The overall network response is parameterized by the normalized number of connections, *α*(*t*) (see also refs. ^{27,34,35})

where **A** is the adjacency matrix (**A**_{ij} = 1 if magnetometers *i* and *j* are connected and **A**_{ij} = 0 otherwise) and *N*(*t*) is the number of active magnetometers.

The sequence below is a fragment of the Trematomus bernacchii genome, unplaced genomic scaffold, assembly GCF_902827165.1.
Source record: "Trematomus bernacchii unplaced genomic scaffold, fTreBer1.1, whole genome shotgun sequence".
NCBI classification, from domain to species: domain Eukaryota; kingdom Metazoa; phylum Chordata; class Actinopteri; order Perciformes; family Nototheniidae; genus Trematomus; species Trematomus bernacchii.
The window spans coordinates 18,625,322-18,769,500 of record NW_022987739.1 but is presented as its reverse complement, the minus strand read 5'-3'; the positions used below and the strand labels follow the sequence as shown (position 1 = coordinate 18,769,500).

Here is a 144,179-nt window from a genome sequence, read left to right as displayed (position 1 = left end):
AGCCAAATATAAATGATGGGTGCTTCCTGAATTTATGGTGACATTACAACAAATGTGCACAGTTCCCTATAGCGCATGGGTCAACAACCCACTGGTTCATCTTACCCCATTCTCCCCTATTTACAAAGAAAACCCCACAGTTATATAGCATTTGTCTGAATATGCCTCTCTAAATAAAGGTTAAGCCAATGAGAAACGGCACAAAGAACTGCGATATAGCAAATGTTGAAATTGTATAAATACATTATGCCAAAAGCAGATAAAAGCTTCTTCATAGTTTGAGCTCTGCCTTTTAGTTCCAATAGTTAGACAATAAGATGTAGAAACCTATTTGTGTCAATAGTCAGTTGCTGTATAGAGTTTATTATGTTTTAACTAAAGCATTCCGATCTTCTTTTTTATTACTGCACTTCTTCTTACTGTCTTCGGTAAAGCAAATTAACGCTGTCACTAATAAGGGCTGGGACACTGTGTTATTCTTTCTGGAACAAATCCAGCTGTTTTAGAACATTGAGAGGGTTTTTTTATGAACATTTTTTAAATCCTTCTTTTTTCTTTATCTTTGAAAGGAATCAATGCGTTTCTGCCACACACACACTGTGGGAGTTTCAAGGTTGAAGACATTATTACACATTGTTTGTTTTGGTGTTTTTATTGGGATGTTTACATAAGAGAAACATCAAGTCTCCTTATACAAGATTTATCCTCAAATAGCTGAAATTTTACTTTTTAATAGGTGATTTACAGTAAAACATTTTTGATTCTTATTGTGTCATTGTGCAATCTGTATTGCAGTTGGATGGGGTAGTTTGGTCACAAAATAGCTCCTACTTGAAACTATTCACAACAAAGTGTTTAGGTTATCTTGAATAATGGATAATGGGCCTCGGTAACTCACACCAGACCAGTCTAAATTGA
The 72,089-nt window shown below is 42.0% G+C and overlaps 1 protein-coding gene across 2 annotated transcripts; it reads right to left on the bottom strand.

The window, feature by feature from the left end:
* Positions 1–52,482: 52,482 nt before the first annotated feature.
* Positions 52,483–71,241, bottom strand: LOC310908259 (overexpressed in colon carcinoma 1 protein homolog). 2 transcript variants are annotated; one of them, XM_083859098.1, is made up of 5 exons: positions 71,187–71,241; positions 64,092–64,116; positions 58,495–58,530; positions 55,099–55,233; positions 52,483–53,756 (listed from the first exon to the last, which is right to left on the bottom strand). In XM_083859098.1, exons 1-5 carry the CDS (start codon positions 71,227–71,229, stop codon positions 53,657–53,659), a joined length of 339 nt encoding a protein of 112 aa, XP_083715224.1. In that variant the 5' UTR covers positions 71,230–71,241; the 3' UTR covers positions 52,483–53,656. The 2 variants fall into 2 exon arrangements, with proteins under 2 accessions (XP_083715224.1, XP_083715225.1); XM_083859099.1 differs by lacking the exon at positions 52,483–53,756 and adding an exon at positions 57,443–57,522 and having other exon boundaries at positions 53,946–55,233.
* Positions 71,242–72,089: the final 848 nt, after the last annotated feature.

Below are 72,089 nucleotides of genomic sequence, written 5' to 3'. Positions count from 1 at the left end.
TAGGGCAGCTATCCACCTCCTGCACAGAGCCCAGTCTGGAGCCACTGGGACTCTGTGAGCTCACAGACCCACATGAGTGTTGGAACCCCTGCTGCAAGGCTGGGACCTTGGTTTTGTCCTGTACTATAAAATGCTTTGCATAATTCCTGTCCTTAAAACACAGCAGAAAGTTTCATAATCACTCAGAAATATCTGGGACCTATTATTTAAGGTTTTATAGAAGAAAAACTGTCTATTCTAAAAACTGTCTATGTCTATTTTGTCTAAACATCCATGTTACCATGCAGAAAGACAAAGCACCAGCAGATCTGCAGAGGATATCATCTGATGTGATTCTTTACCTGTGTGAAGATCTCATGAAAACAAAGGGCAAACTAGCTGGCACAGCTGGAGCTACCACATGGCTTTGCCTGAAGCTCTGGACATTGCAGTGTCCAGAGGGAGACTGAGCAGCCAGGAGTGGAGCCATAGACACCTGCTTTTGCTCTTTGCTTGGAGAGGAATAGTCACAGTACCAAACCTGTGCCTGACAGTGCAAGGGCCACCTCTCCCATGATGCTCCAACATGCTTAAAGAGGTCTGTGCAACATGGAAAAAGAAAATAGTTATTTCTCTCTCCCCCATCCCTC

We have performed two tests of the significance of our results. We checked the statistical significance of the modularity of a given substorm by constructing a random phase surrogate for that event. The random phase surrogate provides an estimate of the network properties that could arise “by chance” in a given set of data. For each event, the time series from each magnetometer are Fourier-transformed, the phase spectrum is randomized whilst preserving the amplitude spectrum and this is then inverse Fourier-transformed to give a surrogate time series with the same power spectrum as the original signals, but with no time correlation (for an example see ref. ^{56}). We used an iterated amplitude-adjusted Fourier transform^{57} method with the Matlab code supplied by ref. ^{58}. The surrogate time series of each magnetometer is then used to calculate the random phase surrogate of the network parameters using the method as described in “Methods” subsections “Calculating the directed network” and “Community detection and network parameters”. For each event, we repeated this ten times to obtain an average value of the random phase modularity. The random phase surrogate is indicated on plots of our results. We also compared the modularity with that of random networks generated with the same total number of connections and degree distributions as the networks derived from the substorms, which varies with time. This is plotted in Supplementary Fig. 25, Note 3, which shows that there is a clear upper bound to the value of modularity per degree distribution observed in random networks. However, the modularity patterns observed throughout this text exceed those observed in a random network and therefore are not simply a result of the increasing numbers of connections.